Feral hogs were A Thing on the Internet Monday, which may lead you to wonder: Wait, do we have them here? Herewith, an update on the feral hog situation in DC, Maryland, and Virginia:
Hog factor: 🐗
Breeding populations of feral hogs have not yet established themselves in Maryland, which borders states with breeding feral hog populations, including Pennsylvania, West Virginia, and Virginia. But they have been spotted, often as roadkill on I-68, says Jonathan McKnight of the Maryland Department of Natural Resources, who calls them “wretched animals.” The Free State does, however, have “released pet swine running loose in southern Maryland,” McKnight says, a situation he describes as “particularly problematic.” These pigs are annoying, but they’re unlikely to be feral. Maryland responds quickly and aggressively to reports of the animals, and if it knew a population had made its way into the state, it would dispatch the beasts as possible and encourage hunters to do the same.
District of Columbia
Hog factor: NONE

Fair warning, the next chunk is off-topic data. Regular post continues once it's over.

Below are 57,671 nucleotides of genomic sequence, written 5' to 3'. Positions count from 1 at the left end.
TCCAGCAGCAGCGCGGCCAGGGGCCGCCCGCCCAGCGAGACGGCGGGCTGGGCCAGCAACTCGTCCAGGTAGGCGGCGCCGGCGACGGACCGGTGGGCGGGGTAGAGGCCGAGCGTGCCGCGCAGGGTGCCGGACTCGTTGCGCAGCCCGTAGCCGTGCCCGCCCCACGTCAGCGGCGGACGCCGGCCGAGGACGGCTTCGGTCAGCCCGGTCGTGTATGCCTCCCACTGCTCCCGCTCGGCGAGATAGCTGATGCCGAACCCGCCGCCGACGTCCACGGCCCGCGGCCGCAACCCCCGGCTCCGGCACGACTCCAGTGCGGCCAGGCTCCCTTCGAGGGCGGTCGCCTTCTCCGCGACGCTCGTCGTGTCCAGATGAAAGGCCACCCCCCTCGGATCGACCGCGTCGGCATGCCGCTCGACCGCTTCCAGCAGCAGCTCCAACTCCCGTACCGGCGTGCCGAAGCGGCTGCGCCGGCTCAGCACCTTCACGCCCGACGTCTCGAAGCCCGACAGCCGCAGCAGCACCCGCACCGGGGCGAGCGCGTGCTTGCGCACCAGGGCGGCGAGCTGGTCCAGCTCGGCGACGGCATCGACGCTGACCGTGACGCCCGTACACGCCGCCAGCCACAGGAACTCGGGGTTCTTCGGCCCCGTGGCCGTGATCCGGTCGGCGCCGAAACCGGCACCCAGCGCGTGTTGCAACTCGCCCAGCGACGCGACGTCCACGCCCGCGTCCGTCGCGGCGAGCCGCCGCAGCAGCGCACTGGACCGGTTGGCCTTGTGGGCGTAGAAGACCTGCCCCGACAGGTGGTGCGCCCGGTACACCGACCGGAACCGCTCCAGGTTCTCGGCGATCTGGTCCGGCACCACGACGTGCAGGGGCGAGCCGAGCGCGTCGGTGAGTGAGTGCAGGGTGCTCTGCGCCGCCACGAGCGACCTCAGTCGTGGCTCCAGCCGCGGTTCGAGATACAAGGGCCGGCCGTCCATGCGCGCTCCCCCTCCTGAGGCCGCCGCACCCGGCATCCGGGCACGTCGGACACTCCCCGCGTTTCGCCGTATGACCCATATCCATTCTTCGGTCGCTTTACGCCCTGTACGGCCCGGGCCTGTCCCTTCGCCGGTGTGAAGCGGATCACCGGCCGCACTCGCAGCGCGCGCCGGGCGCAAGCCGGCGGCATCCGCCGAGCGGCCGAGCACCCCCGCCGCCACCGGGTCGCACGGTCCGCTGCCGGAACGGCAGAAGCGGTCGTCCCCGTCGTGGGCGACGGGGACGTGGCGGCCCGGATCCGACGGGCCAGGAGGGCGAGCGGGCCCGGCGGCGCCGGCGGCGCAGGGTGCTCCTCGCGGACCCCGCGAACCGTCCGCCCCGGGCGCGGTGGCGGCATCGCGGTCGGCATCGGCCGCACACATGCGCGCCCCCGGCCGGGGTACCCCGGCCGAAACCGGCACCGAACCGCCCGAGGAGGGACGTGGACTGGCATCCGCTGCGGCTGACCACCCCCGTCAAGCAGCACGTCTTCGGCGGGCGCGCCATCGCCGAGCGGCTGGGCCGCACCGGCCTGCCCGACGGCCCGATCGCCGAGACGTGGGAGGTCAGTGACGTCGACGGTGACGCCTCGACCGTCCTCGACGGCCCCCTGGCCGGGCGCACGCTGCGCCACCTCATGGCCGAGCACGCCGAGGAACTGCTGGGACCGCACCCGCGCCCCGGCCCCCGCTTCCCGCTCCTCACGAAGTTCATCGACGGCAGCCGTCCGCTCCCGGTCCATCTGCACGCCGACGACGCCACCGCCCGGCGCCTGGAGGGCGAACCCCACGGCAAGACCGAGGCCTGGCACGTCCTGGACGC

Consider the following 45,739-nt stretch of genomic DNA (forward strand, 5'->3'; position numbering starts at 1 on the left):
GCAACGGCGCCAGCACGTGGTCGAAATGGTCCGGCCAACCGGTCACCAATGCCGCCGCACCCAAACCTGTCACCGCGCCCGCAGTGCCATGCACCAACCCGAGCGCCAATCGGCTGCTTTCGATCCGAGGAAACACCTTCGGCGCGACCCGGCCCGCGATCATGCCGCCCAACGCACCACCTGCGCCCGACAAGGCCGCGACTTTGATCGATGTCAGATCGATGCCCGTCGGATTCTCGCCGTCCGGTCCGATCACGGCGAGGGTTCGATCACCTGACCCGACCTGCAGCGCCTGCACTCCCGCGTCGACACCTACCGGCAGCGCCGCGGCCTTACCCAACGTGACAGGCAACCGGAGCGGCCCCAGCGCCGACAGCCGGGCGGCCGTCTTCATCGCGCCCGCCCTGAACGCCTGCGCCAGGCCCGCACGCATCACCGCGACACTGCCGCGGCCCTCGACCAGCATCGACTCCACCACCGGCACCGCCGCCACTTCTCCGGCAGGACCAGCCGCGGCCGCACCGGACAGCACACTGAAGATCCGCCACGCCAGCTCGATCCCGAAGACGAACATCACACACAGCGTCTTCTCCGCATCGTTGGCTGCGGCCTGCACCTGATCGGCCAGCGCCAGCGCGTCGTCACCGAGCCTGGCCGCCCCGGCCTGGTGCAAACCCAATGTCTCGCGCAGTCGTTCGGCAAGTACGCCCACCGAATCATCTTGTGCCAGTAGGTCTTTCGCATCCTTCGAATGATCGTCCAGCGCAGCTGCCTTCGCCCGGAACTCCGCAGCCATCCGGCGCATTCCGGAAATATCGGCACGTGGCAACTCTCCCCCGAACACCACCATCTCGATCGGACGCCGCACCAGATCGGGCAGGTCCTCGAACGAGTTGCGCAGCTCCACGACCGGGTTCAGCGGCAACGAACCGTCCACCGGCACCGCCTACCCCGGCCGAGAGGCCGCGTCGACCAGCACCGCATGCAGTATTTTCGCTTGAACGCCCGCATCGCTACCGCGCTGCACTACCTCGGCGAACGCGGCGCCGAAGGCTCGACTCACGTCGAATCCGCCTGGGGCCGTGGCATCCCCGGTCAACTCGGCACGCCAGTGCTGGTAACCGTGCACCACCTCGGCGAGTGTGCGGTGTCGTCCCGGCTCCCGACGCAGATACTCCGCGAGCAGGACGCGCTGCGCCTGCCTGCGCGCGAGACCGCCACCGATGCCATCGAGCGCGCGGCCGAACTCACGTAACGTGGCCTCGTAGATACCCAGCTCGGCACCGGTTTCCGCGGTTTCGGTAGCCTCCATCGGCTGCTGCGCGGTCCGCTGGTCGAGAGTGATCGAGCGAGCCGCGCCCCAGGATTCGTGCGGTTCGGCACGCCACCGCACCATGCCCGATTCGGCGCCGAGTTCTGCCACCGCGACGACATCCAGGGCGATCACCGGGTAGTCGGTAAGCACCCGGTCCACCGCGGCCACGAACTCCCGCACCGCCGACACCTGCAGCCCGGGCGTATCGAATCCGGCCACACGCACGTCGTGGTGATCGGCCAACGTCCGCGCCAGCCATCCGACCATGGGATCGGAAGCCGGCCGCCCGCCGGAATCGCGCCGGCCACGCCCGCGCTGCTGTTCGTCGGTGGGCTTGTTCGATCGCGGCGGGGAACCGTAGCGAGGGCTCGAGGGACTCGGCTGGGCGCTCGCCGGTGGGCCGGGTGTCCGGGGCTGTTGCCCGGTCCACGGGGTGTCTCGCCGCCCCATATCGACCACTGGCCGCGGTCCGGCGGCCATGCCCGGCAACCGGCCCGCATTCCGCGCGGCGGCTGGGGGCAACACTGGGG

Feral swine are not much of an issue in the District. The Humane Rescue Alliance says it hasn’t received any calls about the beasts. The city’s road density helps keep the porcine peace. “If they were there, they’d be getting run down,” McKnight says.
Hog factor: 🐗 🐗 🐗
Virginia has some issues with feral swine, who are new and particularly unwelcome residents. “We have to suspect that there have been and currently are people moving feral hogs to new areas where feral hogs didn’t exist previously and releasing them for sporting (hunting) purposes,” a Department of Game & Inland Fisheries webpage dedicated to the animals. In 2017, a teenager in Culpeper shot a 545-pound possibly feral hog that charged him. (“I was kind of shocked to see how big it was,” Jacob Breeden told the Culpeper Star-Exponent. “When he came up to me the way he did, I had no choice but to shoot him.” Feral hogs are a nuisance species, so there is no season or limit on the number you can blast into pulled pork if you have the chance (though the USDA says feral swine are a problem we can’t “Barbecue Our Way Out” of). Virginia’s feral swine problem is nowhere near the dimensions of the situations in Florida and Texas, and the Old Dominion’s population is on the decline, says DGIF biologist Mike Dye. “We have several active focal areas where we are working to actively reduce and eliminate populations,” Dye says, and the state is monitoring for new “hot spots” as they form. “We have come a long way here in Virginia but there is still considerable work to go,” Dye says.